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Andy's Africa Express Experience
TV Presenter and music aficionado Andy Akinwolere photographed and reviewed the triumphant African Express for See Africa Differently, for which we thank him
The Africa Express train lead by its conductor Damon Albarn has steam rolled audiences across the country to huge applause. London was its final destination and the tribe rolled in and performed their ritualistic tones with supernatural and exuberant success.
This was an opportunity for the UK public to view Africa’s best musical talents. In a feat of organized chaos all the performers complemented each other and played in surprising unity. As a fan of African music and the music of its diaspora this was a chance to see up close a group of musicians I felt I related to but were always distant shores away from my ears, either that or they played in locations of such grandeur their accessibility has been limited.
We were blessed with many highlights; the best of UK hip-hop talent in the likes of Kano and Bashy joined on stage by cult American MC M1 (Dead Prez) in a rendition of Dead Prez’s `’Hip-Hop” with faithful in the crowd bobbing their heads and throwing their fists in the air. Beatboxing came in the way of Reeps One and the north African Egyptian MC Karim Rush
Other highlights included an ingenious duet with creator Damon Albarn and the sensational Rokia Traoré, making sure there was not a dry eye in the house. It was a moment we all stood still and watched the magnetic musical chemistry two very accomplished musicians provided.
Rokia Traoré played a part in more of the highlights in the evening as two legends of music acted as her backing guitarists Sir Paul Mcartney (who was a surprise) and also John Paul Jones (Led Zeplin). They both went on to play later on in the evening making it a truly high profile and global affair.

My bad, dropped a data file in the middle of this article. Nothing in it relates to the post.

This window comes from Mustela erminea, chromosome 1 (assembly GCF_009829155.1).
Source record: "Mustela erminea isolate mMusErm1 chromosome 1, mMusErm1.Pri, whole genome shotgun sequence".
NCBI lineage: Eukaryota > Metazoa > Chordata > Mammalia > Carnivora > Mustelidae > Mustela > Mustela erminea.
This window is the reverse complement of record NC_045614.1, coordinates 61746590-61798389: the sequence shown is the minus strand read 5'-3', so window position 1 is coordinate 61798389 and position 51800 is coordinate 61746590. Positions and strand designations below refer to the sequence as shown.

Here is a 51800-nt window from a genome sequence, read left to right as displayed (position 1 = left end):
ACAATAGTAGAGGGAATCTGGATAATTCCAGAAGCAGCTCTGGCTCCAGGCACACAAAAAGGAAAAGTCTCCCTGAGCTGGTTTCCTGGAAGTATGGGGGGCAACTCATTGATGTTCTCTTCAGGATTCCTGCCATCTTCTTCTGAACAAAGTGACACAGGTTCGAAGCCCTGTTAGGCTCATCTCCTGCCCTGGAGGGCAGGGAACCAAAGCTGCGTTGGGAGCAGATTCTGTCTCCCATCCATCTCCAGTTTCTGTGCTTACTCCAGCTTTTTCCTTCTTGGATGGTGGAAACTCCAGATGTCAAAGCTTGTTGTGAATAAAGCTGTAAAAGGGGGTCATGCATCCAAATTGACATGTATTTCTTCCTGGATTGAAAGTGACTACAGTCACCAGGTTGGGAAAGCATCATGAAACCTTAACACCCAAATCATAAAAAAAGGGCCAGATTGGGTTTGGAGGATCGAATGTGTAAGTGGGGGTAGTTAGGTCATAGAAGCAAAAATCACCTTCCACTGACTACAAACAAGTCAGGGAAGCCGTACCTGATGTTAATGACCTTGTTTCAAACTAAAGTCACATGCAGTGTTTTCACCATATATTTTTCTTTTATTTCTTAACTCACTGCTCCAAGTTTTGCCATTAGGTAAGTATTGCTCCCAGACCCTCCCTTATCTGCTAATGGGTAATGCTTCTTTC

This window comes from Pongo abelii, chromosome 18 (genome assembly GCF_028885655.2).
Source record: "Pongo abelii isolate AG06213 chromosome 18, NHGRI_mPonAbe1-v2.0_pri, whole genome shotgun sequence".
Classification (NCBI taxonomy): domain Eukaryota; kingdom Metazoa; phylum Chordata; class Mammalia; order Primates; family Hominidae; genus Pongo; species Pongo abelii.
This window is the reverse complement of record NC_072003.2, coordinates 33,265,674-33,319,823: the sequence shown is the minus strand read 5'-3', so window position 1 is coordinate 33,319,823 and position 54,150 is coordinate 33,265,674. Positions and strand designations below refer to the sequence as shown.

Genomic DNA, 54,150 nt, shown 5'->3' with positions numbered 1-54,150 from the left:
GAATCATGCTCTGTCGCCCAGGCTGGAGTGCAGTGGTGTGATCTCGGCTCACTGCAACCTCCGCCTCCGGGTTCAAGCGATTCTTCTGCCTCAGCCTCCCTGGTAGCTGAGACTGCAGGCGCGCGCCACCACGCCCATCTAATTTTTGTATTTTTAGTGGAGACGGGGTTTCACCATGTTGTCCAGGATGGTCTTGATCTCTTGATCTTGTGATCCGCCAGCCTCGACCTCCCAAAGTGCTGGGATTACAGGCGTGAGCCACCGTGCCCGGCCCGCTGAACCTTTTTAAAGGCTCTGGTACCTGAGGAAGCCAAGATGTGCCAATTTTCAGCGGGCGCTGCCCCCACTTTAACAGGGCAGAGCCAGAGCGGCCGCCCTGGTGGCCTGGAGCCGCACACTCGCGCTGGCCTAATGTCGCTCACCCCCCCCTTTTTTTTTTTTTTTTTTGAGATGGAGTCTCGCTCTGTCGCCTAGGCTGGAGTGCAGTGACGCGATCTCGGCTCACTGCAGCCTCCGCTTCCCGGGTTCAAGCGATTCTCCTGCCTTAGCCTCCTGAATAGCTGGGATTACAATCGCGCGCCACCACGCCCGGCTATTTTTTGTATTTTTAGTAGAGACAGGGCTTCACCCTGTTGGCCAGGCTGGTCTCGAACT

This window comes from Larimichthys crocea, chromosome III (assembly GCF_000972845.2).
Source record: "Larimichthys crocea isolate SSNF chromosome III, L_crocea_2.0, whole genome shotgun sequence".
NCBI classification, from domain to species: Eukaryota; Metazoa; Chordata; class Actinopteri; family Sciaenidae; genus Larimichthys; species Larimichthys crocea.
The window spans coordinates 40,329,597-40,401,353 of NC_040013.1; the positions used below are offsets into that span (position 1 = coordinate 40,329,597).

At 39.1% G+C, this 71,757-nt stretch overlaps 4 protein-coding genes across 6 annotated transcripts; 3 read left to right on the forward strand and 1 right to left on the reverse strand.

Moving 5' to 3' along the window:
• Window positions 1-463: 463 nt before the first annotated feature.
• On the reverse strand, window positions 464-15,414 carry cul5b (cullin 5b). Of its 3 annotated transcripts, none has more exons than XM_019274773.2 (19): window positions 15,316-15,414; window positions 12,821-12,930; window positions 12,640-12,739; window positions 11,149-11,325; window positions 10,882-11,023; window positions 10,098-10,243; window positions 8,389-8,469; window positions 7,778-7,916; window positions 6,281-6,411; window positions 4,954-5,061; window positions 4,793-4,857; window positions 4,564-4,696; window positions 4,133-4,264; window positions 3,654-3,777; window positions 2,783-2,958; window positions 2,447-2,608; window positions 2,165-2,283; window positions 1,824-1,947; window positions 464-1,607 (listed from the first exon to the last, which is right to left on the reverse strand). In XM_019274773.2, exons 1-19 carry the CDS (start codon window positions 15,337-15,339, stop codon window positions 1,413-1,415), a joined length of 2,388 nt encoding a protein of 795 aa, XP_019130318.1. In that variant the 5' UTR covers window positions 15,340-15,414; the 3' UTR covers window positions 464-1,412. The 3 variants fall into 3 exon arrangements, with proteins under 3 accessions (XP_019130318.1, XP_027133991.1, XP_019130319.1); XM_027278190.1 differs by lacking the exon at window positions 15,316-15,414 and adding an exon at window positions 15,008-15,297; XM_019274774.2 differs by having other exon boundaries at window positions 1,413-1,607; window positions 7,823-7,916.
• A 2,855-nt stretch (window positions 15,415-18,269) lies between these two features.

As an African it was great to see the likes of Africa Boy, Baloji, Fatoumata Diawara, Bassekou Kouyate, M.anifest, Shingai Shonowiwa (The Noisettes) Spoek Mathambo, Amadou, Baaba Maal, and so many more of Africa’s treasures showing off the breath of the continents creativity and versatility. I was watching in awe as our people stood up there proud and unphased. It might sound quite patronising to say, but I’ve only ever seen Seun Kuti at the National Theatre and the audiences are completely different, this felt like a street party and we were all invited to take part.
There are two African artists that I wish I could have seen live and also whom I feel could have been a welcome addition to the passengers of the train: the late great Fela Kuti and equally the superbly talented Ali Fakar Toure. This concert though was a unique creative experience on mass scale, with the likes of Terri Walker, Elisa Doolittle, Marques Toliver Gruff Rhys et al aiding its eclectic prowess.
I was truly proud to view this showcase of music; we could have done with a few more Africans in the crowd though. Next time I most definitely will be hitching a ride and jumping onboard this improvised performance, just like the great continent itself you never quite know what you’re going to get.
“I think it's important for everyone to experience cultures different to their own. Living in London we have the opportunity to do it a little bit more because it's so multicultural here but you can imagine the locals faces when the Africa Express train pulled up in Stoke on Trent and treated them to a jam session by some of the best African musicians out there. Its inspiring. I feel spoilt myself every time I get to hear those musicians play” - Kano
TV Presenter, writer, photographer, deep sea swimmer, Yoruba speaker there are many strings to Andy's bow. He is passionate about Africa and the stories it has to tell...
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